Digital Underground frontman Shock G was influenced by Parliament-Funkadelic and its eccentric leader George Clinton

Not Just Knee Deep (Part 3)

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George Clinton, Shock G, and P-Funk's Gary "Mudbone" Cooper

George Clinton, Shock G, and P-Funk’s Gary “Mudbone” Cooper. Photo by and courtesy of Marcy Guiragossian/Marcy G. Photography (marcygphotography.com).

 

Wax Poetics: George Clinton has had a considerable influence on your work. When did you first hear his music?

Shock G: First song I noticed was “Give Up the Funk (Tear the Roof Off the Sucker).” When it came on the radio in ’76, I thought it was some weird and twisted gospel group, because the vocals were layered so densely. It was actually kind of haunting; it scared me and seduced me at the same time. [laughs] The music had an exaggeratedly dark, urgent and aggressive quality to it, while also comical, and while also somehow warm and kind-hearted, like I had never heard before. It gave me a vision of a choir performing in a church somewhere way out in space. Kool and the Gang made funk music. Slave made funk music. But “Tear the Roof” sounded like funk on steroids.

 

Read “Not Just Knee Deep” Part 1 and Part 2.

 

Then a year or two later, “Flashlight” came out, and my soul recognized that same feeling that “Tear the Roof Off” gave me. That’s when I bought my first Parliament album: Funkentelechy vs. the Placebo Syndrome.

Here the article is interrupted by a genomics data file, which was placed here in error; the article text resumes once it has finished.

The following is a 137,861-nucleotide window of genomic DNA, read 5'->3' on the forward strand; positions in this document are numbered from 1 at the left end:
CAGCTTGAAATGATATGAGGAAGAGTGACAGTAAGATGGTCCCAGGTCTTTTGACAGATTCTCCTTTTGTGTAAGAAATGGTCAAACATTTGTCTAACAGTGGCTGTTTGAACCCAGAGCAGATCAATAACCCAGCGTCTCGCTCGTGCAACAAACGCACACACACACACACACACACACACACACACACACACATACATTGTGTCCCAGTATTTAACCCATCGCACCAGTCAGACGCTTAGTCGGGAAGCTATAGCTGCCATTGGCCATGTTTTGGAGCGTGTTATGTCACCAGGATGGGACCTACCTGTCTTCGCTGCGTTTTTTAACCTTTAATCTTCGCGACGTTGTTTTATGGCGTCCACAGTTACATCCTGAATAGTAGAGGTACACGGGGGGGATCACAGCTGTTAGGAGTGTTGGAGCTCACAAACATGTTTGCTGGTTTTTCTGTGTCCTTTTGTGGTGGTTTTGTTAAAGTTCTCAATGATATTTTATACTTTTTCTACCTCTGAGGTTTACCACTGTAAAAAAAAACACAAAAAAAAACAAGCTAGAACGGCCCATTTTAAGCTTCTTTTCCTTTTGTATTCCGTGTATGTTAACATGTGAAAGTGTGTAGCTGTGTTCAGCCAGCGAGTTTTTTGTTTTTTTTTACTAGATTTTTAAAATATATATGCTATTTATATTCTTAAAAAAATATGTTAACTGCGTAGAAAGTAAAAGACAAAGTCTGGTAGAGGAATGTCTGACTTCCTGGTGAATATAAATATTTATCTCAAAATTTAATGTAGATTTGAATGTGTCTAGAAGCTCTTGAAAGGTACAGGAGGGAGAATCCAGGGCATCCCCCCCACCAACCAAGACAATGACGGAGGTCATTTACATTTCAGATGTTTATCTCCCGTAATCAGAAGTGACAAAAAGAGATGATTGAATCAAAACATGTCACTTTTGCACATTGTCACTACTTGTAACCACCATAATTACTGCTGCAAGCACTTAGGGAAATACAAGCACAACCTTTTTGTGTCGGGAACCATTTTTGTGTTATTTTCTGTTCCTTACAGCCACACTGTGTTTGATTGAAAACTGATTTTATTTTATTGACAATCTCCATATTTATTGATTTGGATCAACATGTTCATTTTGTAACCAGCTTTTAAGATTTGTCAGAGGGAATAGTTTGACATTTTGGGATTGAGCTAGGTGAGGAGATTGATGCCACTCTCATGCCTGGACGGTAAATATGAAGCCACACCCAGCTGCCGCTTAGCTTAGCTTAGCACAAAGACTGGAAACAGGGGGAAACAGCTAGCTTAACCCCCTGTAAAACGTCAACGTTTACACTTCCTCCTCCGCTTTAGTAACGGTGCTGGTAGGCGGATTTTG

Later that same year I was enjoying another song on the radio, “One Nation Under a Groove,” when my best friend Cush said, “You know that’s your boy George from ‘Flashlight.’ ”  I said “Nah, the DJ said this is a different group called Funkadelic.” He said “Yeah, that’s them, Parliament, it’s the same group.”

I was blown away. From that moment on, they became my favorite band and still are to this day. I began clicking up with other Funkateers, back-learning their catalog and discovering Bootsy’s Rubber Band, Brides of Funkenstein, and so on. I soon discovered that in order to get that particular great feeling, it had to be P-Funk.

What’s your favorite Clinton record?

Probably “(Not Just) Knee Deep” or “Aqua Boogie.” What’s your favorite P-Funk song? You like George and them?

 

My favorite Parliament song? It would be “(You’re a Fish and I’m a) Water Sign.” I love that song.

[Sings] “Can we go down…” I like the lyrics where he says, “Let’s go mating, the water’s fine.” That was the B-side to the single “Aqua Boogie” on 45. That’s your favorite? See, I like the dance music. [plays and sings to “(Not Just) Knee Deep” melody] “Feeling so serious, she was on her period, when she tried to freak with meeeeeee.” That’s my Humpty version.

I love it. Can you play “Sons of the P” on piano?

Hmm. I can’t remember it! [sings] “The things we bring, will scatter sunshine in those times of rain. When we’re near, have no fear…we’ll set free…the pain.”

My favorite line in that song is “…pulling down the pants to your mind.” 

Working with George and doing that song was so fun. That was a great time because it was our first time really being around him for more than just a few backstage handshakes. We did about two songs for him, and he did that one for us. Then we played each other’s albums. I think he was working on [1993’s] Hey Man, Smell My Finger. We played him “Kiss You Back” and “Heartbeat Props,” and he liked them. Then we rhymed over [“Rhythm and Rhyme”] with him. That was an amazing time.

How was it working in the studio with him?